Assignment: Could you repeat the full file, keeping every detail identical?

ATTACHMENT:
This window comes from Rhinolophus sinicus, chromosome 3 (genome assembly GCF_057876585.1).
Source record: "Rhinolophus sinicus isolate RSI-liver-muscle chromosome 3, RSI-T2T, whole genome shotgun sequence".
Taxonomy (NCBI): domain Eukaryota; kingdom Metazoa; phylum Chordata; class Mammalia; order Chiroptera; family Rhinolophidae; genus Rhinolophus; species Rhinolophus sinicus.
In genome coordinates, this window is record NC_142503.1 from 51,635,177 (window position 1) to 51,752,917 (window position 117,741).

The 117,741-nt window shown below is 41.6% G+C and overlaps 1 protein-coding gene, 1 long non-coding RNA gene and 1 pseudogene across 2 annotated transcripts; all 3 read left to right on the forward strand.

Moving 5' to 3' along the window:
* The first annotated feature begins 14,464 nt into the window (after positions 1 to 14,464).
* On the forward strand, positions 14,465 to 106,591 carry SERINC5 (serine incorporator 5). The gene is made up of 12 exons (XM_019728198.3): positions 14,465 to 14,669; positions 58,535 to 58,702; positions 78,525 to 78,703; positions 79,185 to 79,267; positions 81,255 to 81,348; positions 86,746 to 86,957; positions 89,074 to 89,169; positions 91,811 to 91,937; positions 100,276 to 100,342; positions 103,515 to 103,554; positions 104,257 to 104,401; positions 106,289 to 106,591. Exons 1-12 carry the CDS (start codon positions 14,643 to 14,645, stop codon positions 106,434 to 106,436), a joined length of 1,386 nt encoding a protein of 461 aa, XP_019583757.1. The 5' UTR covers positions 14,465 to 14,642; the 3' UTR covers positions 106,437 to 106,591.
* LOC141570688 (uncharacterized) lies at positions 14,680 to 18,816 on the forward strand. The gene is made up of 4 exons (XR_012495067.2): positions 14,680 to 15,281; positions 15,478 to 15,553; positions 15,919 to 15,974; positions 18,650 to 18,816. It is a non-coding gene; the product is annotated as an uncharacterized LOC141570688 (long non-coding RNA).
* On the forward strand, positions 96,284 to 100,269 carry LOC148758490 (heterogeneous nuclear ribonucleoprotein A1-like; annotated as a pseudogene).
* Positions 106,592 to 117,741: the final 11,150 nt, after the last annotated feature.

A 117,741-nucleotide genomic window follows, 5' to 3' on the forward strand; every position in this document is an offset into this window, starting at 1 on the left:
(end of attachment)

This window comes from Rhinolophus sinicus, chromosome 3 (genome assembly GCF_057876585.1).
Source record: "Rhinolophus sinicus isolate RSI-liver-muscle chromosome 3, RSI-T2T, whole genome shotgun sequence".
Taxonomy (NCBI): domain Eukaryota; kingdom Metazoa; phylum Chordata; class Mammalia; order Chiroptera; family Rhinolophidae; genus Rhinolophus; species Rhinolophus sinicus.
In genome coordinates, this window is record NC_142503.1 from 51,635,177 (window position 1) to 51,752,917 (window position 117,741).

The 117,741-nt window shown below is 41.6% G+C and overlaps 1 protein-coding gene, 1 long non-coding RNA gene and 1 pseudogene across 2 annotated transcripts; all 3 read left to right on the forward strand.

Moving 5' to 3' along the window:
* The first annotated feature begins 14,464 nt into the window (after positions 1 to 14,464).
* On the forward strand, positions 14,465 to 106,591 carry SERINC5 (serine incorporator 5). The gene is made up of 12 exons (XM_019728198.3): positions 14,465 to 14,669; positions 58,535 to 58,702; positions 78,525 to 78,703; positions 79,185 to 79,267; positions 81,255 to 81,348; positions 86,746 to 86,957; positions 89,074 to 89,169; positions 91,811 to 91,937; positions 100,276 to 100,342; positions 103,515 to 103,554; positions 104,257 to 104,401; positions 106,289 to 106,591. Exons 1-12 carry the CDS (start codon positions 14,643 to 14,645, stop codon positions 106,434 to 106,436), a joined length of 1,386 nt encoding a protein of 461 aa, XP_019583757.1. The 5' UTR covers positions 14,465 to 14,642; the 3' UTR covers positions 106,437 to 106,591.
* LOC141570688 (uncharacterized) lies at positions 14,680 to 18,816 on the forward strand. The gene is made up of 4 exons (XR_012495067.2): positions 14,680 to 15,281; positions 15,478 to 15,553; positions 15,919 to 15,974; positions 18,650 to 18,816. It is a non-coding gene; the product is annotated as an uncharacterized LOC141570688 (long non-coding RNA).
* On the forward strand, positions 96,284 to 100,269 carry LOC148758490 (heterogeneous nuclear ribonucleoprotein A1-like; annotated as a pseudogene).
* Positions 106,592 to 117,741: the final 11,150 nt, after the last annotated feature.

A 117,741-nucleotide genomic window follows, 5' to 3' on the forward strand; every position in this document is an offset into this window, starting at 1 on the left: